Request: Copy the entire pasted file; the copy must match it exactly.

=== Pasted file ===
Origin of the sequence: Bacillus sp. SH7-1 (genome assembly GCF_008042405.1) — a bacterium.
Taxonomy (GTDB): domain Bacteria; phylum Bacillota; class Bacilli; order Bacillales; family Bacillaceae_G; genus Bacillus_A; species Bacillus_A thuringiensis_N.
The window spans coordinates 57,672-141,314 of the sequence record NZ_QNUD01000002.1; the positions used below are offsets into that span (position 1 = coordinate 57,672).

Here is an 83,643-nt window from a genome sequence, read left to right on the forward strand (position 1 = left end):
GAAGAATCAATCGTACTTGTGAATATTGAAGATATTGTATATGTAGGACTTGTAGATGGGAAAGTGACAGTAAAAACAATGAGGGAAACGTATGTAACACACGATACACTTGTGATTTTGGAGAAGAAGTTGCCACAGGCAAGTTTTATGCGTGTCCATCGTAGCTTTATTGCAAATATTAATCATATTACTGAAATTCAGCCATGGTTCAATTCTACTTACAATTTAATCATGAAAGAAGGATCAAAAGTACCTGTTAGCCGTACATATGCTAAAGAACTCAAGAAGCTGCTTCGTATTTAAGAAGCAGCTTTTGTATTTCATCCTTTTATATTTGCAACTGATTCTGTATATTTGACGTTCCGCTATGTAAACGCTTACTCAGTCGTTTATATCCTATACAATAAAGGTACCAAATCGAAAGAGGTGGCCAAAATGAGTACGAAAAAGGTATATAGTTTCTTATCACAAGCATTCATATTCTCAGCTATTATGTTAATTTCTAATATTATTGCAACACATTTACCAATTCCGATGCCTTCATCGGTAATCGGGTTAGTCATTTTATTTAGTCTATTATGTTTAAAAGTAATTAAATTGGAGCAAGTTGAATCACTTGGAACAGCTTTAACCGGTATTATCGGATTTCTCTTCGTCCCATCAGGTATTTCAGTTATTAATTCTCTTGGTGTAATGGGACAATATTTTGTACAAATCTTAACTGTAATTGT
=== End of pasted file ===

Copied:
Origin of the sequence: Bacillus sp. SH7-1 (genome assembly GCF_008042405.1) — a bacterium.
Taxonomy (GTDB): domain Bacteria; phylum Bacillota; class Bacilli; order Bacillales; family Bacillaceae_G; genus Bacillus_A; species Bacillus_A thuringiensis_N.
The window spans coordinates 57,672-141,314 of the sequence record NZ_QNUD01000002.1; the positions used below are offsets into that span (position 1 = coordinate 57,672).

Here is an 83,643-nt window from a genome sequence, read left to right on the forward strand (position 1 = left end):
GAAGAATCAATCGTACTTGTGAATATTGAAGATATTGTATATGTAGGACTTGTAGATGGGAAAGTGACAGTAAAAACAATGAGGGAAACGTATGTAACACACGATACACTTGTGATTTTGGAGAAGAAGTTGCCACAGGCAAGTTTTATGCGTGTCCATCGTAGCTTTATTGCAAATATTAATCATATTACTGAAATTCAGCCATGGTTCAATTCTACTTACAATTTAATCATGAAAGAAGGATCAAAAGTACCTGTTAGCCGTACATATGCTAAAGAACTCAAGAAGCTGCTTCGTATTTAAGAAGCAGCTTTTGTATTTCATCCTTTTATATTTGCAACTGATTCTGTATATTTGACGTTCCGCTATGTAAACGCTTACTCAGTCGTTTATATCCTATACAATAAAGGTACCAAATCGAAAGAGGTGGCCAAAATGAGTACGAAAAAGGTATATAGTTTCTTATCACAAGCATTCATATTCTCAGCTATTATGTTAATTTCTAATATTATTGCAACACATTTACCAATTCCGATGCCTTCATCGGTAATCGGGTTAGTCATTTTATTTAGTCTATTATGTTTAAAAGTAATTAAATTGGAGCAAGTTGAATCACTTGGAACAGCTTTAACCGGTATTATCGGATTTCTCTTCGTCCCATCAGGTATTTCAGTTATTAATTCTCTTGGTGTAATGGGACAATATTTTGTACAAATCTTAACTGTAATTGT